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Omnex announces joint AIAG/Omnex Lean and Six Sigma training in Southfield, Michigan!

"Lean" is a term coined by Jim Womack and Dan Jones in their book "The Machine that Changed the World" to describe a new Management Paradigm created by Toyota Motors. They called this approach to management "Lean" because they found that Toyota used less of everything when compared to other automotive companies utilizing the traditional mass production approach to management.

Womack and Jones found that Lean companies use less than half the people to design and produce products in less than half the time, with less than half the capital invested in facilities, materials and equipment. This revolutionary approach to industrial management has resulted in Toyota becoming the most profitable automobile company in the world. Even though they have less than a 10% share of the worldwide automobile market, last year Toyota generated more net profits than Ford, General Motors and DaimlerChrysler AG combined.

The Lean Management paradigm created at Toyota is now being studied and deployed around the world in automotive and non-automotive, industrial and service firms alike, to drive cost reductions, productivity improvements and sales and revenue growth. It is truly a new way of managing that produces significant improvements in speed, efficiency and costs for any type of work process.

Lean is not layoffs

Trying to become a lean producer or service provider by simply laying off workers, shutting down plants or pushing costs down the supply chain is not Lean. That approach is like a dieter trying to lose weight by cutting off one of his or her legs. Weight loss does occur but the long-term health of the individual will surely suffer. Likewise, companies that attempt to become "Lean" through layoffs and outsourcing may make the resulting performance numbers look good in the short-run; however, in the long run they too will suffer.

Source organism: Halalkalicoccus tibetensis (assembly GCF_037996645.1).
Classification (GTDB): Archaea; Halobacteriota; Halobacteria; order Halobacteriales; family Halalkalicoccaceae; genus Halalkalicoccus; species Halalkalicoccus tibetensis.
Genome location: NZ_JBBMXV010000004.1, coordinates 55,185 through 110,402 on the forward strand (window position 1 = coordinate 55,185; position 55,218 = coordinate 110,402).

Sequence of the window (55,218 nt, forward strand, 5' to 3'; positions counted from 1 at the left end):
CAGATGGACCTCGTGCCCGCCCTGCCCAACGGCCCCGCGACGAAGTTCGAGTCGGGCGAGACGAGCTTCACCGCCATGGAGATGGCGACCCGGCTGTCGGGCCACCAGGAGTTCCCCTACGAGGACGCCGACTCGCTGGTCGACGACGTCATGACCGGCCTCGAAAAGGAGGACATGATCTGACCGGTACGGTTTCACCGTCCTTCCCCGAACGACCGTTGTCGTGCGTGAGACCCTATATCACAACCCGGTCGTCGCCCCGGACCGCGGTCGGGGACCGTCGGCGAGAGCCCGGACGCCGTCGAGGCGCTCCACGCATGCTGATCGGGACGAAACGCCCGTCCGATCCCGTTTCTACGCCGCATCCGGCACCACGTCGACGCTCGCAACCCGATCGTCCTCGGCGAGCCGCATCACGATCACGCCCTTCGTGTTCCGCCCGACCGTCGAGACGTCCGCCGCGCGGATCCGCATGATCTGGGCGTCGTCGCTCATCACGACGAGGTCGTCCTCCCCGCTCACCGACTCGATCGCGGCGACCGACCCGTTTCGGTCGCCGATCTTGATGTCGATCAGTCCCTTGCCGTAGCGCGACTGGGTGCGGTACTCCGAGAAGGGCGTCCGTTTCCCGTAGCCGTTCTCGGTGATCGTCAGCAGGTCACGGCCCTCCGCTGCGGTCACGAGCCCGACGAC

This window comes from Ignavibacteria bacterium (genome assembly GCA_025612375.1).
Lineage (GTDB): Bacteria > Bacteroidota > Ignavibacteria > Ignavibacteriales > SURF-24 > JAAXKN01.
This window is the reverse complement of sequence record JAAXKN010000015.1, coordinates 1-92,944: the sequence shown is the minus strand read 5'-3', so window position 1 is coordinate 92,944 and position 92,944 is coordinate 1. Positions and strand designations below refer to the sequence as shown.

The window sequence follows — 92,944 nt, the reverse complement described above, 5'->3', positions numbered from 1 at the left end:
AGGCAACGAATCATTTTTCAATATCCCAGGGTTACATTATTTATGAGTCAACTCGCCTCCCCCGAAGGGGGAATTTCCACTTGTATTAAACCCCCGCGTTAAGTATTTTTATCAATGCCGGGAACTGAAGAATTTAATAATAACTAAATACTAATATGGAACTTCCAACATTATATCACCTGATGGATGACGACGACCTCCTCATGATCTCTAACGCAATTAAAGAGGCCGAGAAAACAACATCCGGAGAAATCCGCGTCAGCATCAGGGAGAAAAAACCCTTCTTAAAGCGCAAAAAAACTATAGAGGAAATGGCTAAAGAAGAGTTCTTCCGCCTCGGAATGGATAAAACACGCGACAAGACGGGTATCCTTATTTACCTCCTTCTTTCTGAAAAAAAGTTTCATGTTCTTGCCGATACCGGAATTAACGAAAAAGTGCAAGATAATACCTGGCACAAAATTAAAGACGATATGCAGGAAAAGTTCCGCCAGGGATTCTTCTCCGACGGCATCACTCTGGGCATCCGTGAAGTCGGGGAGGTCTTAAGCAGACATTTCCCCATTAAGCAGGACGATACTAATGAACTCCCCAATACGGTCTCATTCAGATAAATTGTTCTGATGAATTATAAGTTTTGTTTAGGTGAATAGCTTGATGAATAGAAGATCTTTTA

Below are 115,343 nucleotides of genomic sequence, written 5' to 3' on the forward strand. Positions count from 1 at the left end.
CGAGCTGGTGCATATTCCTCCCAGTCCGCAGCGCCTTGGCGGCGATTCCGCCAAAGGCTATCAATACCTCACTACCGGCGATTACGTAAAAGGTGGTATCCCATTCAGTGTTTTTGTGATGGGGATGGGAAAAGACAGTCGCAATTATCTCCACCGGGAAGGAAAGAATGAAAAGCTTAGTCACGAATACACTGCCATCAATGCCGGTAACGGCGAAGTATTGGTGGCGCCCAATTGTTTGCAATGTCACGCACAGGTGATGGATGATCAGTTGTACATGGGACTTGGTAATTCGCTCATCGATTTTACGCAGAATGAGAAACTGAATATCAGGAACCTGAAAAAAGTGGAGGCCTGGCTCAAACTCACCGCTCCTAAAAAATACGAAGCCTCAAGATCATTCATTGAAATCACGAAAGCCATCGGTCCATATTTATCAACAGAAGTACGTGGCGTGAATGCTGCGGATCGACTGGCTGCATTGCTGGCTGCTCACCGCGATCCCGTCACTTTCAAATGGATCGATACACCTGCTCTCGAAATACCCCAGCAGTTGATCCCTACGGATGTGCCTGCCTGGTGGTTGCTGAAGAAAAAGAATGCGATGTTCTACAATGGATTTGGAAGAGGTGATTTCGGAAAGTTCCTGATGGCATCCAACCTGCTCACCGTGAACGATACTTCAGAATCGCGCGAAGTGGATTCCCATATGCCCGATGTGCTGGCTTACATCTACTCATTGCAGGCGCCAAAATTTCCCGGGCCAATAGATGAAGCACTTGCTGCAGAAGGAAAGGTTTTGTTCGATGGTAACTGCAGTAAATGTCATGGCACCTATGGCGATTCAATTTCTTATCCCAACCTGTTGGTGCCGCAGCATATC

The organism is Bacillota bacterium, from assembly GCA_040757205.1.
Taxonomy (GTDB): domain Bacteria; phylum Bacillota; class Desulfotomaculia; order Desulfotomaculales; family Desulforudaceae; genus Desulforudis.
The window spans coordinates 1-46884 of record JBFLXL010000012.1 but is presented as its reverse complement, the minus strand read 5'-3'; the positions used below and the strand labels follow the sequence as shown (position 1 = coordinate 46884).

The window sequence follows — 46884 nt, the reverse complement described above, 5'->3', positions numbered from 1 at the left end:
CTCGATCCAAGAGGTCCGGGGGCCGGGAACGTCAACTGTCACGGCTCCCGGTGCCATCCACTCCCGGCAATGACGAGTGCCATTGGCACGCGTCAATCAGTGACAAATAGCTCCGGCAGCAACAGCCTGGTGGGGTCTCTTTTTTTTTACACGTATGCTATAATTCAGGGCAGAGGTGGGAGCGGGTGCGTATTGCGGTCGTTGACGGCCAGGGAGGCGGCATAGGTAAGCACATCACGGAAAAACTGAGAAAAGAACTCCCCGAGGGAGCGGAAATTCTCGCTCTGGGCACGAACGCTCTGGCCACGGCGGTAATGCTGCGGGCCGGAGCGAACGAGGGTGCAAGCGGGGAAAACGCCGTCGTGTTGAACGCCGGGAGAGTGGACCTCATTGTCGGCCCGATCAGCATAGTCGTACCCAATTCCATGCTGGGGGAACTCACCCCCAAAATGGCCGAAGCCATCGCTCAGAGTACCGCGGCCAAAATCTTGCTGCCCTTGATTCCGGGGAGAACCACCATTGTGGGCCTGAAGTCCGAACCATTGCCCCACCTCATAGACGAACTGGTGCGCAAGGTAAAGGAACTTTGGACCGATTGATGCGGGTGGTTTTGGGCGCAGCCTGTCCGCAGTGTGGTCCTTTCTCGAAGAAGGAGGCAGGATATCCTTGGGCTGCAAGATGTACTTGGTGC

Becoming a Lean Producer or Service Provider requires a commitment to achieve continual process improvement through the development and deployment of Lean Management processes such as:

  1. Using Value Stream Maps to Plan for Continual Improvement
  2. Achieving Continuous Flow through Cellular Manufacturing
  3. Scheduling Production with Supermarket Pull Systems
  4. Improving Equipment Performance with Lean Equipment Management Systems:
    1. Total Productive Maintenance (TPM)
    2. Single Minute Exchange of Dies (SMED)
    3. Quality at the Source (Six Sigma Quality)
  5. Achieving Visual Control Through:
    1. Five S's for Workplace Organization
    2. Visual Display Boards for Project Management
    3. Standard Work Charts for Process Management
To find out more about Omnex's workshops and consulting services in Breakaway Lean�, Excelerated Six Sigma� or Unified Lean/Six Sigma� please contact:

  Omnex Business Development


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